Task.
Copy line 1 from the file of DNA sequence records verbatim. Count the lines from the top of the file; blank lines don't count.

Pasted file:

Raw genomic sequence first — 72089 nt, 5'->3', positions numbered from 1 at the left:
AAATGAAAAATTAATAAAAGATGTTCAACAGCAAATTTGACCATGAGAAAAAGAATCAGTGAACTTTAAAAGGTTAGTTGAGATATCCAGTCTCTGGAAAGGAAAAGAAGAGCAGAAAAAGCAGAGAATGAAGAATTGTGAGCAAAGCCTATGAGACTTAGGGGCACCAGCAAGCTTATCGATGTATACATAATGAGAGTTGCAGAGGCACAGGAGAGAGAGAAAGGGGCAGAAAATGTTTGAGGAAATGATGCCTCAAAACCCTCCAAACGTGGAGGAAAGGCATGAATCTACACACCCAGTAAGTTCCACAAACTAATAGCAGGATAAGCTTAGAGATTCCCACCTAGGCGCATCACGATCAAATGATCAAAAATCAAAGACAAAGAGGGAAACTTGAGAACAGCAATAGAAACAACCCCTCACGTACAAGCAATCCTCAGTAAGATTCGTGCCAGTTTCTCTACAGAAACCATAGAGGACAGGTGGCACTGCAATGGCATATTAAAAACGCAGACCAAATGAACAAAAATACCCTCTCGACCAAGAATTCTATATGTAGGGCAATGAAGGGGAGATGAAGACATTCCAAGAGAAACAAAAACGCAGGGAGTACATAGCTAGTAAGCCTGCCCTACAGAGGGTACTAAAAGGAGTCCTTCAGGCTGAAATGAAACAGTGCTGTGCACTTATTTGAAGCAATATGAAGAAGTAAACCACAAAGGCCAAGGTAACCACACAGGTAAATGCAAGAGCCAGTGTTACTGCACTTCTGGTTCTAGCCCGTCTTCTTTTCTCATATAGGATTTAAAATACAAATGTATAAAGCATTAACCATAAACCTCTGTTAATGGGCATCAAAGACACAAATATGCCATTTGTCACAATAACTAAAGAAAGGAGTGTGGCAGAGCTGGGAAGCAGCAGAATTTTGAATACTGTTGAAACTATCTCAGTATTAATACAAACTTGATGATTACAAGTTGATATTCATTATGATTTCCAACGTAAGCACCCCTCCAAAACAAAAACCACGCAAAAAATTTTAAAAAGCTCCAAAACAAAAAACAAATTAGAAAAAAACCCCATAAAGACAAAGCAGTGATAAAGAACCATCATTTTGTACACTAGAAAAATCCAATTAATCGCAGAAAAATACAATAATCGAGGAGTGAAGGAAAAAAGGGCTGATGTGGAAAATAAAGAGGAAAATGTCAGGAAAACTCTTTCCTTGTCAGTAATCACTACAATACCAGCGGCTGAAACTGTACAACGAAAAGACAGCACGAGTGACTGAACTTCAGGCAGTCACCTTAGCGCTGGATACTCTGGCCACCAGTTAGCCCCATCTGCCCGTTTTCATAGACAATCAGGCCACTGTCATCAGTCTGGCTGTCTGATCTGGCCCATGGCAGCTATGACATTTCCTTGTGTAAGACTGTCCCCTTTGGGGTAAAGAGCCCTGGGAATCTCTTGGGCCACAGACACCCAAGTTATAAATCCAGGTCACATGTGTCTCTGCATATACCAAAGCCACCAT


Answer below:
Raw genomic sequence first — 72089 nt, 5'->3', positions numbered from 1 at the left: